Stand alone safe boxes (also known simply as “safes”) that protect documents, currency, and valuables from fire and theft are now common in most businesses and many homes as well. Safes typically are constructed of a thick metal plates that form an inner compartment for housing the valuables. A door provides access to the inner compartment and a locking mechanism secures the door to the housing to prevent unauthorized entry into the safe interior. The locking mechanism is typically retaining rods that project from the door along inner surfaces into apertures on adjoining surfaces or vice versa. The rods may be maneuvered mechanically, hydraulically, electrically, or by other means, but are traditionally policed by a security mechanism built into the safe door. The security mechanism may be triggered by a numeric or alphanumeric code, a magnetic strip, a simple key, or any other means for storing a code or combination. The triggering device, such as a key or combination, permits the retaining rods to be withdrawn from the outside of the safe via a handle, thereby allowing access to the safe's interior. Safes come in many sizes and shapes, including floor safes, wall safes, stand-alone safes, and variations thereof.

One essential feature of a safe for many businesses and home security purposes is that the safe be capable of protecting its contents in the event of a fire. Because of the intense heat generated in a home or business fire, however, the specifications required to certify a safe for an hour in a standard fire are rigorous and tend to yield safes constructed of steel or lead to withstand the high temperatures. Safes tend to resemble thick-walled boxes of limited physical appeal as function dictates design over form. The thick walls are needed, however, to protect the contents of the safe although this also led to heavy, unwieldy device. The weight characteristics of many safes limited the practical size that these safes could reasonably be constructed for home and small business use since these devices may need to be moved from time to time. Because consumers are always looking for bigger and lighter safes having a more pleasing appearance, the prior art did not satisfy customer demand to its fullest extent.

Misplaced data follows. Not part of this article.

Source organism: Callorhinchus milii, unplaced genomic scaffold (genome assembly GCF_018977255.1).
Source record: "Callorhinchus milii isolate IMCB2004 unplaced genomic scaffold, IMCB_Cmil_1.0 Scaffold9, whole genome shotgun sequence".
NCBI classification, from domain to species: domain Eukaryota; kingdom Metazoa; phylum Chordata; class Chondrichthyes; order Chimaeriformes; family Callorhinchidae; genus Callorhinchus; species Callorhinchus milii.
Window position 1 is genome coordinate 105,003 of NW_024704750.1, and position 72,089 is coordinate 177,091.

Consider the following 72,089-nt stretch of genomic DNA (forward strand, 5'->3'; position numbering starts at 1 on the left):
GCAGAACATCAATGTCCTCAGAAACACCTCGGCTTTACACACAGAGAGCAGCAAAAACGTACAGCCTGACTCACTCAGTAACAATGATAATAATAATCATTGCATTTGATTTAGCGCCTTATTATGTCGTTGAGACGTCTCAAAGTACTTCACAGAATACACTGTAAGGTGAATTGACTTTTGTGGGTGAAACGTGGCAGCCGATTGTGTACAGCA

One of the most important feature of a safe that customers look for is its resistance to break-in. Because valuables and other important documents are traditionally stored in safes, they are always targets for thieves who try to pilfer the safe's contents. The very nature of the safe's construction, namely five walls and a door, emphasize the achilles heel of most safes is the juncture of the door with the adjoining walls. In particular, a would be thief who is without the access code required to open the safe without disabling it will tend not to attempt to penetrate the fixed walls. Rather, access can most easily be obtained by disabling an exposed hinge or coupling that connects the safe door to the housing. Because hinges are outside the safe and can be mechanically, chemically, or thermally disabled, the hinge is the focus of most safe break-ins. This is frustrating to safe owners and builders, who take great measures to provide sturdy, impenetrable walls and yet the strongest of safes can be defeated by simply disengaging the associated hinge member.

Unfortunately, in traditional safe design the hinge is positioned on the exterior of the safe and therefore exposed to mechanical or blunt force that can damage the hinge. In this way, thieves can often defeat the safe's theft protection characteristics by attacking the hinge which in turn allows the thief to gain access to the contents of the safe. The exposure of the safe door hinge prevents most prior art safes from being completely effective against break-in. The present inventor sought to eliminate the aforementioned shortcomings by using a unique plastic safe design that includes a concealed hinge and therefore resists exposure to break-in via the hinge-housing coupling.